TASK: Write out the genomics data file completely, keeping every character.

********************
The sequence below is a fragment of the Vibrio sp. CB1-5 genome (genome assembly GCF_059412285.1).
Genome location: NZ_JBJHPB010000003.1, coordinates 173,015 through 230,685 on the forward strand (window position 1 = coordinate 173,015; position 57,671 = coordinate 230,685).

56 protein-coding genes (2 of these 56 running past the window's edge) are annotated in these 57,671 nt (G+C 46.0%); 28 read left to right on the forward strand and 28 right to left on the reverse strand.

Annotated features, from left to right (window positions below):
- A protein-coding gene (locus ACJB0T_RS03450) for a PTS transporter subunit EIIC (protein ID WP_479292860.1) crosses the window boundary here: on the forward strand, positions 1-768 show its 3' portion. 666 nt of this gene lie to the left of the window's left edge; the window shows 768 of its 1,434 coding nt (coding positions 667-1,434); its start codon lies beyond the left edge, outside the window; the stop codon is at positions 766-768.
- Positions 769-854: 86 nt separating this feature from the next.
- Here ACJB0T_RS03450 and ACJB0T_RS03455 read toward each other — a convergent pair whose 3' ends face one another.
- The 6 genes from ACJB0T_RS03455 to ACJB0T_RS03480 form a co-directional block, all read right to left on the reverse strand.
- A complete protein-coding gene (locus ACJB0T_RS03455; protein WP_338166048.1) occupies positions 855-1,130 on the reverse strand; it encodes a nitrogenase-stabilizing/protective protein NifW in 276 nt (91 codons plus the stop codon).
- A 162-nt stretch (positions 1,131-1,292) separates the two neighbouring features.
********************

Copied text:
The sequence below is a fragment of the Vibrio sp. CB1-5 genome (genome assembly GCF_059412285.1).
Genome location: NZ_JBJHPB010000003.1, coordinates 173,015 through 230,685 on the forward strand (window position 1 = coordinate 173,015; position 57,671 = coordinate 230,685).

56 protein-coding genes (2 of these 56 running past the window's edge) are annotated in these 57,671 nt (G+C 46.0%); 28 read left to right on the forward strand and 28 right to left on the reverse strand.

Annotated features, from left to right (window positions below):
- A protein-coding gene (locus ACJB0T_RS03450) for a PTS transporter subunit EIIC (protein ID WP_479292860.1) crosses the window boundary here: on the forward strand, positions 1-768 show its 3' portion. 666 nt of this gene lie to the left of the window's left edge; the window shows 768 of its 1,434 coding nt (coding positions 667-1,434); its start codon lies beyond the left edge, outside the window; the stop codon is at positions 766-768.
- Positions 769-854: 86 nt separating this feature from the next.
- Here ACJB0T_RS03450 and ACJB0T_RS03455 read toward each other — a convergent pair whose 3' ends face one another.
- The 6 genes from ACJB0T_RS03455 to ACJB0T_RS03480 form a co-directional block, all read right to left on the reverse strand.
- A complete protein-coding gene (locus ACJB0T_RS03455; protein WP_338166048.1) occupies positions 855-1,130 on the reverse strand; it encodes a nitrogenase-stabilizing/protective protein NifW in 276 nt (91 codons plus the stop codon).
- A 162-nt stretch (positions 1,131-1,292) separates the two neighbouring features.